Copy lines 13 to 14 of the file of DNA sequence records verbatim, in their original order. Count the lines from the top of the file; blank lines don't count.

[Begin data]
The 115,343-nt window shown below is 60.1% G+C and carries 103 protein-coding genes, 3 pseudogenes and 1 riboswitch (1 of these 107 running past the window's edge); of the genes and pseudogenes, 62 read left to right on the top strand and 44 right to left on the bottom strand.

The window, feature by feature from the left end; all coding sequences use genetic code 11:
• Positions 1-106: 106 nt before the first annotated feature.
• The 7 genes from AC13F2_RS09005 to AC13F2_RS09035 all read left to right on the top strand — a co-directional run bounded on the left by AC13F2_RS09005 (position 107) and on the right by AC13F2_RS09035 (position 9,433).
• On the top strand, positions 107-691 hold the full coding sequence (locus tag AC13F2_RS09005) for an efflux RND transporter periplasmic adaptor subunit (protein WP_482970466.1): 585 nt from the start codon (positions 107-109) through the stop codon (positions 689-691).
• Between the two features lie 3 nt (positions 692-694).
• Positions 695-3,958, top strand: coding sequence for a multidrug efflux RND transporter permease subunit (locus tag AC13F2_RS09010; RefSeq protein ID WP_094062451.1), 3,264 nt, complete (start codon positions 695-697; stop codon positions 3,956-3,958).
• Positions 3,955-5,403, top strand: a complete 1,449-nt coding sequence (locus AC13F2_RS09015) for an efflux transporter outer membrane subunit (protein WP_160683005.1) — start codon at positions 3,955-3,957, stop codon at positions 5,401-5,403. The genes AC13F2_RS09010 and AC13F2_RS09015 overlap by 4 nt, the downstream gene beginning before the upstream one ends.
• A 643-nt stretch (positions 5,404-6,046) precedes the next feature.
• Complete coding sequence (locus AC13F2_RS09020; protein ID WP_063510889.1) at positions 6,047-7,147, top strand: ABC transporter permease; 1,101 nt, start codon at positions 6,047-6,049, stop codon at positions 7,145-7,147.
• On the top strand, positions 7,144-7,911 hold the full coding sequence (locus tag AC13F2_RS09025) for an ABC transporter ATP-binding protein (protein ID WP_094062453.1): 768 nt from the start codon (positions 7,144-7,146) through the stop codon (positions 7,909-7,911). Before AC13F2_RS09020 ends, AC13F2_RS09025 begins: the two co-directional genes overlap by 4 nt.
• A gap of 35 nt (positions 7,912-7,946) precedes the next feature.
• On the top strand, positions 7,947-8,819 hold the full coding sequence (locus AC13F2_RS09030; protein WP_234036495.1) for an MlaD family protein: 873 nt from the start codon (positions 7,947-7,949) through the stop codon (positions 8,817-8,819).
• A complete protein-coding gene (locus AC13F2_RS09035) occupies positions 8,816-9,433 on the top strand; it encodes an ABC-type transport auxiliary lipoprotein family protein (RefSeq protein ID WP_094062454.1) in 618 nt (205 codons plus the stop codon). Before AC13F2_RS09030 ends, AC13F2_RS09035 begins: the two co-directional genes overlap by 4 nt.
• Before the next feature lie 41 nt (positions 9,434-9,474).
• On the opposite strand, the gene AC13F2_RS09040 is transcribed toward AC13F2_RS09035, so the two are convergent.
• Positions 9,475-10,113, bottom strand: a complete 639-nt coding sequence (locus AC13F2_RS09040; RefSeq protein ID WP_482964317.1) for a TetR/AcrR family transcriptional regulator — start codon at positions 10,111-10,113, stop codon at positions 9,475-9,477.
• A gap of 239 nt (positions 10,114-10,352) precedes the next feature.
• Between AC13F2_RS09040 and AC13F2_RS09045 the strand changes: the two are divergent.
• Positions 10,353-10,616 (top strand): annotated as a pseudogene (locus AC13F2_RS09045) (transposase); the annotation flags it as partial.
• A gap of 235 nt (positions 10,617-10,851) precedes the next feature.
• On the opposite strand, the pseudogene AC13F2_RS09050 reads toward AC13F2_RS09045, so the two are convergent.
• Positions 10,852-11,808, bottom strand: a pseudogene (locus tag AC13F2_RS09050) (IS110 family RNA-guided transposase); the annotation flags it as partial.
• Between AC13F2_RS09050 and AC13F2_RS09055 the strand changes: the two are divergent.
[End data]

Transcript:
• On the top strand, positions 7,947-8,819 hold the full coding sequence (locus AC13F2_RS09030; protein WP_234036495.1) for an MlaD family protein: 873 nt from the start codon (positions 7,947-7,949) through the stop codon (positions 8,817-8,819).
• A complete protein-coding gene (locus AC13F2_RS09035) occupies positions 8,816-9,433 on the top strand; it encodes an ABC-type transport auxiliary lipoprotein family protein (RefSeq protein ID WP_094062454.1) in 618 nt (205 codons plus the stop codon). Before AC13F2_RS09030 ends, AC13F2_RS09035 begins: the two co-directional genes overlap by 4 nt.